love our children and pay a financial and career-stifling price so I can devote these few years to caretaking this family. But, this is our life too, not just theirs. We live here as well. Heck, we own the place. Hot Swede pays for every material thing about our home with days of his life. I don’t want our children to squander that. I protect pockets of order and set rules about our home to retain a grip on my tenuous sanity and decrease the sense of fruitless effort that comes with keeping a house where children live.

Children need space and permission to make messes and do their learning.  Adults need the order and predictability that children unravel. It is about finding balance- a shifting equation of adult and child needs, unique to each set of people and circumstances, each finding her space and peace, being true to herself and respectful of others. Where do you put your walls and boundaries? How do you manage living with young inquisitives and youthful creatives?

I’m Not Lazy; I’ve Got Priorities

Last week, my parents flew across the country to see us. I let the lawn grow long. I let the blog idle. I didn’t clean the basement, workout, scroll through Facebook, or do any solitary things that could wait. The weather finally turned from garbage to gold, and I shifted everything of lesser import further down the list. I spent the week eating, walking, and laughing with, cooking for, and talking to these people who first believed I was worth the trouble, while soaking up beautiful weather with all my senses.  To do otherwise would have been foolish.

Relationships are the richness of life. It is incomplete when not shared, in some way, with others. Loved ones come first. Work will always be. People are precious and temporary.

5500724272_a8f55edbe4_z(Not my family, just another one, doing the most important things.)

Laundry is for Suckers

I love my washing machine

Washing machines: the best thing since washable fabrics.

I am a sucker, a chump, a fool. Every week, I wash and fold about eight loads of laundry. That’s pants, shirts, socks, dishtowels, sheets, etc. for five people. I fill my baskets with towers of uniform rectangles, folded according to the depth of their intended drawers so that the folded edge will stand next to all the others and a census of the drawer’s contents can be taken at a glance. I don’t put clothes away; I file them.

I organize drawers, ostensibly so people can see what they’ve got and find what they need. A week later, I walk upstairs and, in any room,  am greeted by vomiting dressers, drawers spewing sleeves and pant legs over their lips.  I grumble, shove the mess over, and make room for my neat little stack of good intention- all ready to be disheveled tomorrow.

Is there another household chore that takes as much time and is as equally futile? I can’t think of one. Cleaning out the fridge is important for organization and hygiene, even if the pickle jar with the bad lid ALWAYS tips over on the top shelf within a week of cleaning.  Cleaning kid-level windows is a waste of time, but it isn’t something I do every week [read: year.]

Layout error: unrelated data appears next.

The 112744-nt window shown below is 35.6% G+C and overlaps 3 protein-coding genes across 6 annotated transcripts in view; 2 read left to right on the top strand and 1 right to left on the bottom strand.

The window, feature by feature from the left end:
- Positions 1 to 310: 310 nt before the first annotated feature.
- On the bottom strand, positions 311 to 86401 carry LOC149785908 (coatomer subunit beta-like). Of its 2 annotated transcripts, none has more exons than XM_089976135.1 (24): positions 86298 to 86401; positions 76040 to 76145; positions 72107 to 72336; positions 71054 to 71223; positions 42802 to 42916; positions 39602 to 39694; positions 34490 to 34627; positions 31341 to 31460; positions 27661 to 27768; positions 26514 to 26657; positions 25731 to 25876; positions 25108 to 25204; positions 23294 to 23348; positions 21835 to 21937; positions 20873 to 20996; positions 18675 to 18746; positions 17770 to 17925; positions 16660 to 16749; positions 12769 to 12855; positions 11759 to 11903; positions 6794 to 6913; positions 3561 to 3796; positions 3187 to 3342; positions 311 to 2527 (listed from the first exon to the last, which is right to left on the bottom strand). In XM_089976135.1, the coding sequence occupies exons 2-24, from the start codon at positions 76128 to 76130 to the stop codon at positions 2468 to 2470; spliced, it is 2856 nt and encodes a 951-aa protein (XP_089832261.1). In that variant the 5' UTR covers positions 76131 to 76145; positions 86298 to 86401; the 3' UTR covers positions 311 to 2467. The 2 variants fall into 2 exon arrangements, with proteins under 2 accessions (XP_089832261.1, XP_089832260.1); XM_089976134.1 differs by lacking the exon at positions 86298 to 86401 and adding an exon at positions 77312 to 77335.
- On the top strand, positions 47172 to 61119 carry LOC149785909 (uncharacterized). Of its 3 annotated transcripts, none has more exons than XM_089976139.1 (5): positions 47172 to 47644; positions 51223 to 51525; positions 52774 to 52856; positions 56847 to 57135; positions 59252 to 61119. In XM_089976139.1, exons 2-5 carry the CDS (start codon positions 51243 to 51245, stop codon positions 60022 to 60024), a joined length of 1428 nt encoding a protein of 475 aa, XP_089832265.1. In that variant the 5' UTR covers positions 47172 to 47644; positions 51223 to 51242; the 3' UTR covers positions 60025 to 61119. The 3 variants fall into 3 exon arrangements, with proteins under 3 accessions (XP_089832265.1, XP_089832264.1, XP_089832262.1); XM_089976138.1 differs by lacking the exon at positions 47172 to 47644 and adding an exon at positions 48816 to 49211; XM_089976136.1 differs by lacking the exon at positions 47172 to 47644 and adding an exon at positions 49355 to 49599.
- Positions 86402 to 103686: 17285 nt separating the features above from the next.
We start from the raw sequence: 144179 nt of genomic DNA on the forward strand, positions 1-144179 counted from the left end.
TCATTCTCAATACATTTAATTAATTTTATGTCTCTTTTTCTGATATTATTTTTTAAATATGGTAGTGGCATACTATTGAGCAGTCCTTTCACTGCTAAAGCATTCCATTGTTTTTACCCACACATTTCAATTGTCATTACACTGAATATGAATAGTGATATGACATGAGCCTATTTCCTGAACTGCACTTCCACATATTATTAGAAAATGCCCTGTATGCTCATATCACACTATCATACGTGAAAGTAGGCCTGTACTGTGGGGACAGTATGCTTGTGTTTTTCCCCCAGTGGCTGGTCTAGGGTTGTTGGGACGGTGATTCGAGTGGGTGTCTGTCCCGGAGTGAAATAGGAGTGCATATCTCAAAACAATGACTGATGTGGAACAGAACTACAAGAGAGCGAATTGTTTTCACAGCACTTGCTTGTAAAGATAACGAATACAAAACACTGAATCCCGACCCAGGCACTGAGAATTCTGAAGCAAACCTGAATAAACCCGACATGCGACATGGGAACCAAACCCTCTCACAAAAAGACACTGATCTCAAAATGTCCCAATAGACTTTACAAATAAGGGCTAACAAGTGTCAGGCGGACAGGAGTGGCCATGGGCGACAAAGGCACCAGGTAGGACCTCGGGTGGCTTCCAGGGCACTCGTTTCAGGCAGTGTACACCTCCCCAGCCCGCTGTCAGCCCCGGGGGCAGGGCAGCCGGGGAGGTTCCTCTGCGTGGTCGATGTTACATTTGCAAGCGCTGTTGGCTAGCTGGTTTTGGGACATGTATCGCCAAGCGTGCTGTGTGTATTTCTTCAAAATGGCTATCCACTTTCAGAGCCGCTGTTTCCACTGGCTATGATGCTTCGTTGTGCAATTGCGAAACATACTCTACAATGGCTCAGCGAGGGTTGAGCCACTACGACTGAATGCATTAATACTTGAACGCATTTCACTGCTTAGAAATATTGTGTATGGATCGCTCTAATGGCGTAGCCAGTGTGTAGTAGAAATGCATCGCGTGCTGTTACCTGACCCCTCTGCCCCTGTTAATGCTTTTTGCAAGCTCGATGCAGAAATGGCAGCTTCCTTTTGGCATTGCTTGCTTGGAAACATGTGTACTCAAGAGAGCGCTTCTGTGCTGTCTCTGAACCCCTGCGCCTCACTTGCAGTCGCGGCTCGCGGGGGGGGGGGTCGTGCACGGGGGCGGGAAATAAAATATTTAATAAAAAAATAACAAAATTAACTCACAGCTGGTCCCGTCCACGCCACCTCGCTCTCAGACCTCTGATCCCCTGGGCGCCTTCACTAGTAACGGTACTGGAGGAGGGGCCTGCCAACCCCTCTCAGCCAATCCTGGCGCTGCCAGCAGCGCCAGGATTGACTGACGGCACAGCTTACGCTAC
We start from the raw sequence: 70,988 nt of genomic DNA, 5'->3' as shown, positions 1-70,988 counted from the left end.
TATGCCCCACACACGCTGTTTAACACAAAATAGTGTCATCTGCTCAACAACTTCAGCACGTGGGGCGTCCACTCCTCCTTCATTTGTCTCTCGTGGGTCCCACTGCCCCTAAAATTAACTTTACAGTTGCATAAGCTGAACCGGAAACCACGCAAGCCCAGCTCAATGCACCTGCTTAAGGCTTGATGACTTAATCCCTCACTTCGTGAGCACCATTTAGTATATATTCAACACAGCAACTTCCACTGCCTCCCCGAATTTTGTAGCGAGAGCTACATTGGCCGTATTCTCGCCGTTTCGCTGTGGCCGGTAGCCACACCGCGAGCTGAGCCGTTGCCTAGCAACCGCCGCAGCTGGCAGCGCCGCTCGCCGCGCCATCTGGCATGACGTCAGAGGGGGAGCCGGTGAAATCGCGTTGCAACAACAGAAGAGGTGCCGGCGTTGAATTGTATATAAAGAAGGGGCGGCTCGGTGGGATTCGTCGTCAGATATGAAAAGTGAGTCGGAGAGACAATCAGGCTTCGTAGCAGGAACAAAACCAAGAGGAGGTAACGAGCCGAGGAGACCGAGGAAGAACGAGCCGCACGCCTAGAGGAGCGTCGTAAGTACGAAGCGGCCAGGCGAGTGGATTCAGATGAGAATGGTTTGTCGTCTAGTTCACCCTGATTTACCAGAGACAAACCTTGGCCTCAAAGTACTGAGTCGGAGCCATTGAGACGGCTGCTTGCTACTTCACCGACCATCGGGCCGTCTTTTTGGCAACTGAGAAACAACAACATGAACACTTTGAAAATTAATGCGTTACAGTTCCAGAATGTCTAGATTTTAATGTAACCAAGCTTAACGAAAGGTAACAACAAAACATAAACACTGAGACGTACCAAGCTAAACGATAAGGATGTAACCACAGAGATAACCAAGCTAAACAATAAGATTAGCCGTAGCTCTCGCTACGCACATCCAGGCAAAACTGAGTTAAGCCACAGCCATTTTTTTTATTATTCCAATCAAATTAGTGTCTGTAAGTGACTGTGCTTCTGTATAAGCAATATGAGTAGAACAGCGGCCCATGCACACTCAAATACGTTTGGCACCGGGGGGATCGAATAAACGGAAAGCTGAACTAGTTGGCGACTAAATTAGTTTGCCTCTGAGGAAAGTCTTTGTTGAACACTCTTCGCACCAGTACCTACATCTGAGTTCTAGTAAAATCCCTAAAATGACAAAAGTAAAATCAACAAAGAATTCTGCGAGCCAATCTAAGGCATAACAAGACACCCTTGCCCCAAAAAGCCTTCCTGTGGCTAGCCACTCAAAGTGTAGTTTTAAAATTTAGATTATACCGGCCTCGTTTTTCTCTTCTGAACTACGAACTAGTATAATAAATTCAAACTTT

Why do I do it? To model neatness? Because that is the way laundry has always been done and I’m a slave to tradition? I think I do it because deep down, I believe an organized laundry practice has merit. That said, all my trouble is only worth it if all parties agree to operate on the same system, and, well, they don’t.2628256853_8f0cd46700_z

It doesn’t matter to anyone but me if the drawers are neat. As long as there is a pair of underwear in there somewhere, I will hear nothing about it, good or bad. My children think the hamper is a folding machine- throw it in; it magically reappears in the drawer, clean and ready to wear. Do the children care if their clothes are wrinkly? No. Likely, smooth shirts would clash with their hair, which gets impressively sculptural under winter hats. Do I care if their clothes are wrinkly? No, not unless it’s picture day and the shirt has an archaeological aesthetic to its creases.

If I were sensible, I’d sell the dressers and get everyone two laundry baskets- one for above the waist, one for below. I would wash and dry clothes, sort them into north or south piles by owner and dump them into the appropriate baskets. The family could root around for what they want and I would save HOURS of wasted labor each week. You have to admit this system has merit. It saves loads of time and takes into account the reality of our clothing situation.

I currently entertain a Disney level fantasy of children and husband whistling while they refold their clothes and tuck them away in neat rows. There may even be songbirds folding t-shirts and chipmunks pairing socks. Then I get irritated when the reality falls short.  This is not a smart mindset.

I must be chicken, or a little OCD. I can’t change my broken system. I don’t know why, because I’m able to let go of other futile endeavors: flattening my post 3-baby belly, singing bass-baritone, not letting the kids eat in the car. I would feel like such an iconoclast- giving folded laundry the old middle finger and getting rid of furniture that is full of pointless expectation.